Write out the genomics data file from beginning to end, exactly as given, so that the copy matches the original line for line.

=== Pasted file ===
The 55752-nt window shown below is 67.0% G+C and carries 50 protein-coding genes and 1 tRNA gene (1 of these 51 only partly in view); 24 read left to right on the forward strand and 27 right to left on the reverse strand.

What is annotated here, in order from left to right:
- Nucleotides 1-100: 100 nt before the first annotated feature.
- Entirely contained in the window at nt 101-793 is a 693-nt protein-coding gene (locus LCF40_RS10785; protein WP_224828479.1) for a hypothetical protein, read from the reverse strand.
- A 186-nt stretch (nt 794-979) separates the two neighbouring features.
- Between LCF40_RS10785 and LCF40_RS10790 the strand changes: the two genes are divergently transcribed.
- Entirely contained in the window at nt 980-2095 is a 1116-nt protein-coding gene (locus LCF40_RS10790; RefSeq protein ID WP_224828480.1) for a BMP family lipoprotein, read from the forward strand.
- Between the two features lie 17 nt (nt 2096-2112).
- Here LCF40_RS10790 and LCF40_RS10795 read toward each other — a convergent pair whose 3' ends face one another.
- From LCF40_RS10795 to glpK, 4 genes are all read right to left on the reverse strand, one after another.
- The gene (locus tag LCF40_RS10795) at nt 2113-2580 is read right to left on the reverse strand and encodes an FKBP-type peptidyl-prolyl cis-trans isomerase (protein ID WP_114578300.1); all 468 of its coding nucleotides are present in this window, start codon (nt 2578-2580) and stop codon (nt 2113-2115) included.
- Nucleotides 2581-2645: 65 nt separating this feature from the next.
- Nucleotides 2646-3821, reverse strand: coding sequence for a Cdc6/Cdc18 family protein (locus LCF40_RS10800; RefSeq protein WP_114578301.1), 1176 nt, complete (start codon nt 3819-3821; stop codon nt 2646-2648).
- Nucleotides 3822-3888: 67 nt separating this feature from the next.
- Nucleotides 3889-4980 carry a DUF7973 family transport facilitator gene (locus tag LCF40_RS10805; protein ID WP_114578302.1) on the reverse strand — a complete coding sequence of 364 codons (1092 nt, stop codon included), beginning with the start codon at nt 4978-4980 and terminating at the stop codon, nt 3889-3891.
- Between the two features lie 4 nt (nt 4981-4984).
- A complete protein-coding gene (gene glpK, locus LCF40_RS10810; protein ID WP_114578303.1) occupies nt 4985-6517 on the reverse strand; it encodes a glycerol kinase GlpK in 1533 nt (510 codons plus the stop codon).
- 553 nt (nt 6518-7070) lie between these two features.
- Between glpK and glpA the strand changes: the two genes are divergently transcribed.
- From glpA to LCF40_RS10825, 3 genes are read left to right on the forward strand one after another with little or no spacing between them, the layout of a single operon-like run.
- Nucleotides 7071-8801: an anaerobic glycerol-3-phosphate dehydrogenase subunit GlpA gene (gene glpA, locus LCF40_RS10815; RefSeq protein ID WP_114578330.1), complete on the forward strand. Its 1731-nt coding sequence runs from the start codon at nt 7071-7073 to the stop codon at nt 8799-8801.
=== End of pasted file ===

The 55752-nt window shown below is 67.0% G+C and carries 50 protein-coding genes and 1 tRNA gene (1 of these 51 only partly in view); 24 read left to right on the forward strand and 27 right to left on the reverse strand.

What is annotated here, in order from left to right:
- Nucleotides 1-100: 100 nt before the first annotated feature.
- Entirely contained in the window at nt 101-793 is a 693-nt protein-coding gene (locus LCF40_RS10785; protein WP_224828479.1) for a hypothetical protein, read from the reverse strand.
- A 186-nt stretch (nt 794-979) separates the two neighbouring features.
- Between LCF40_RS10785 and LCF40_RS10790 the strand changes: the two genes are divergently transcribed.
- Entirely contained in the window at nt 980-2095 is a 1116-nt protein-coding gene (locus LCF40_RS10790; RefSeq protein ID WP_224828480.1) for a BMP family lipoprotein, read from the forward strand.
- Between the two features lie 17 nt (nt 2096-2112).
- Here LCF40_RS10790 and LCF40_RS10795 read toward each other — a convergent pair whose 3' ends face one another.
- From LCF40_RS10795 to glpK, 4 genes are all read right to left on the reverse strand, one after another.
- The gene (locus tag LCF40_RS10795) at nt 2113-2580 is read right to left on the reverse strand and encodes an FKBP-type peptidyl-prolyl cis-trans isomerase (protein ID WP_114578300.1); all 468 of its coding nucleotides are present in this window, start codon (nt 2578-2580) and stop codon (nt 2113-2115) included.
- Nucleotides 2581-2645: 65 nt separating this feature from the next.
- Nucleotides 2646-3821, reverse strand: coding sequence for a Cdc6/Cdc18 family protein (locus LCF40_RS10800; RefSeq protein WP_114578301.1), 1176 nt, complete (start codon nt 3819-3821; stop codon nt 2646-2648).
- Nucleotides 3822-3888: 67 nt separating this feature from the next.
- Nucleotides 3889-4980 carry a DUF7973 family transport facilitator gene (locus tag LCF40_RS10805; protein ID WP_114578302.1) on the reverse strand — a complete coding sequence of 364 codons (1092 nt, stop codon included), beginning with the start codon at nt 4978-4980 and terminating at the stop codon, nt 3889-3891.
- Between the two features lie 4 nt (nt 4981-4984).
- A complete protein-coding gene (gene glpK, locus LCF40_RS10810; protein ID WP_114578303.1) occupies nt 4985-6517 on the reverse strand; it encodes a glycerol kinase GlpK in 1533 nt (510 codons plus the stop codon).
- 553 nt (nt 6518-7070) lie between these two features.
- Between glpK and glpA the strand changes: the two genes are divergently transcribed.
- From glpA to LCF40_RS10825, 3 genes are read left to right on the forward strand one after another with little or no spacing between them, the layout of a single operon-like run.
- Nucleotides 7071-8801: an anaerobic glycerol-3-phosphate dehydrogenase subunit GlpA gene (gene glpA, locus LCF40_RS10815; RefSeq protein ID WP_114578330.1), complete on the forward strand. Its 1731-nt coding sequence runs from the start codon at nt 7071-7073 to the stop codon at nt 8799-8801.